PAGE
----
Using the Rotary network to wage peace

Service in Action

By Zuhal Sharp, RI Programs Staff

Rotarian Action Groups (RAGs) are autonomous, internationally organized groups with a passion for and expertise in a specific service area. They provide assistance and support to Rotary clubs and districts in planning and implementing large-scale community development and humanitarian service projects in their respective areas of expertise, such as water, AIDs prevention, microcredit, or hearing.

In honor of February, Peace and Conflict Prevention/Resolution month, learn about the Rotarian Action Group for Peace (RAGFP), a committed group of Rotarians, Rotarians’ spouses, Rotaractors, Rotary Peace Fellows, and other Rotary program alumni dedicated to advancing world peace through education and activities related to conflict prevention and peace building. RAGFP supports and enhances the peace work of Rotarians by offering project guidance and resources. Visit RAGFP’s website and like them on Facebook for the latest updates.

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Fostering Ethical Decision Making

We are starting an Rotary Action Group for Ethics. Please share this in your Rotary Networks. Please email me # marilyn@cmi-direct.com and follow us on Facebook.

Rotary Club of Madison, Wisconsin

–submitted by Ben Hebebrand; photos by John Bonsett-Veal and Mike Wenzel

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Almost 250 11th grade students from 20 different Madison area high schools met for the 16th annual Rotary Club of Madison Ethics Symposium on Friday, Feb. 19 at Monona Terrace in Madison, affirming at the culminating luncheon the need not just for adolescents but all of us to “think all the way through decisions.” This kind of thinking, the students expressed, could be enhanced by discussing dilemmas with others including those whom we do not know and those who are different than us.

“Discussing issues with others can broaden your viewpoint,” said Katie Feller of La Follette High School. “It’s interesting to see how people can change their view (by thinking and talking it through),” added Liz Dominguez of Marshall High School.

DSC_0012The five-hour symposium kicked off with real-life reminders that ethical decisions abound throughout history and…

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Is Your Business Ready for the X’ers?

SHaring from the Rotary Club of Madison

Rotary Club of Madison, Wisconsin

–submitted by Donna Hurd; photo b John Bonset-Veal

Seeger DebbieDebbie Seeger, (pictured here with club president Ellsworth Brown) in her presentation entitled “Shift Happens,” provided a futuristic view of the incoming workforce, the ensuing competition to attract and retain talent, and how to prepare for the inevitable.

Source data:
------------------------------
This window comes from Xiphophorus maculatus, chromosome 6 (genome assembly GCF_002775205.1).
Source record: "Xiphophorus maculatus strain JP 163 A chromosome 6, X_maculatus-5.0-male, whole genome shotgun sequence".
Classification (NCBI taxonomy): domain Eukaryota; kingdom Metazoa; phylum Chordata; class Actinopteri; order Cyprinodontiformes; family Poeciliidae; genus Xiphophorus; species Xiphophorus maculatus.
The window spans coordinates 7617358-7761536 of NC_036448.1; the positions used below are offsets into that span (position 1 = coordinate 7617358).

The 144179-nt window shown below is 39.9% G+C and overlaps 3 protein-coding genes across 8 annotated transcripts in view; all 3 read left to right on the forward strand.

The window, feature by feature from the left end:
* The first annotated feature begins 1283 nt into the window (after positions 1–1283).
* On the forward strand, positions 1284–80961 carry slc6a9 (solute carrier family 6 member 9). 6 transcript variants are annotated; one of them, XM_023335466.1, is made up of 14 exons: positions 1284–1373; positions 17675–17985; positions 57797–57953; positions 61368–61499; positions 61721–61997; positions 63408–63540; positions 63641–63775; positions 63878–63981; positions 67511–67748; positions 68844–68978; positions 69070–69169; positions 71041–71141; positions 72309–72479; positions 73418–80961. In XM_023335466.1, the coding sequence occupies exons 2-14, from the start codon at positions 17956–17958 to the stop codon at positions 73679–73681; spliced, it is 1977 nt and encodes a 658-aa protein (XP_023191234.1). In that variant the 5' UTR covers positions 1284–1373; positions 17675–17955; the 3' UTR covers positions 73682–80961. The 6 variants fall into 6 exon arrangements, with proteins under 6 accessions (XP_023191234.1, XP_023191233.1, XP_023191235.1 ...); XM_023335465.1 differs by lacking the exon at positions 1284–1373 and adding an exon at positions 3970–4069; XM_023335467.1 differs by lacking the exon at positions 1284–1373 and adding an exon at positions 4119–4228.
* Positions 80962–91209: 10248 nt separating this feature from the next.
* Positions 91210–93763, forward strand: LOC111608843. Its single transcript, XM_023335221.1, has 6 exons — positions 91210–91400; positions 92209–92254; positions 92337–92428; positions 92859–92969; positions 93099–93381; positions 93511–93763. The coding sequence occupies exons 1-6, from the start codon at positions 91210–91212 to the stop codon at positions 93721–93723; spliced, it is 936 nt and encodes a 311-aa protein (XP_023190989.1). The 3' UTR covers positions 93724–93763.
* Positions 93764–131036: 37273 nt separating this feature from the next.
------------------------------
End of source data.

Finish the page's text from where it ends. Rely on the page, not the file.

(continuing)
By the numbers: Baby Boomers represent one of the largest generations in history (78 million) and we are aging.  The succeeding generation, Gen X, represents just over half of the baby boomer population.  Clearly, the laws of supply and demand indicate the supply of available workers will not sufficiently meet the potential demand of employers.  The repercussions of poor planning or absence of planning will prove detrimental to a business’s viability.  Defining the gaps in knowledge with the loss of boomers will be an integral part of assessing the needs of the business in its attempt to successfully move from one generation of…

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The tale of two fundraising rides

Help support Rotary Staff at the “El Tour De Tuscon” Wishing them the stamina they need to raise funds for #EndPolio

Rotary Voices

Kristin Brown, center, her husband, Mahmoud Ajamia -- who will also be riding in Tucson -- and Marga Hewko at the bottom of a steep hill on a recent training ride. Kristin Brown, center, her husband, Mahmoud Ajamia, — who will also be riding in Tucson — and Marga Hewko at the bottom of a steep hill on a recent training ride.

By Kristin Brown

I am really excited to be returning to Tucson, Arizona, USA, this week for my second Miles to End Polio event and to join forces with the Rotarians cycling so that others may walk.

It has been an eventful year in the fight to End Polio Now. Nigeria achieved a milestone in July when it passed an entire year without a new case of polio caused by the wild poliovirus. And cases in the two remaining endemic countries, Pakistan and Afghanistan, are at an all-time low. But now more than ever, we need to keep the pressure on. One of my biggest concerns is that people will become complacent and fail to recognize the threat…

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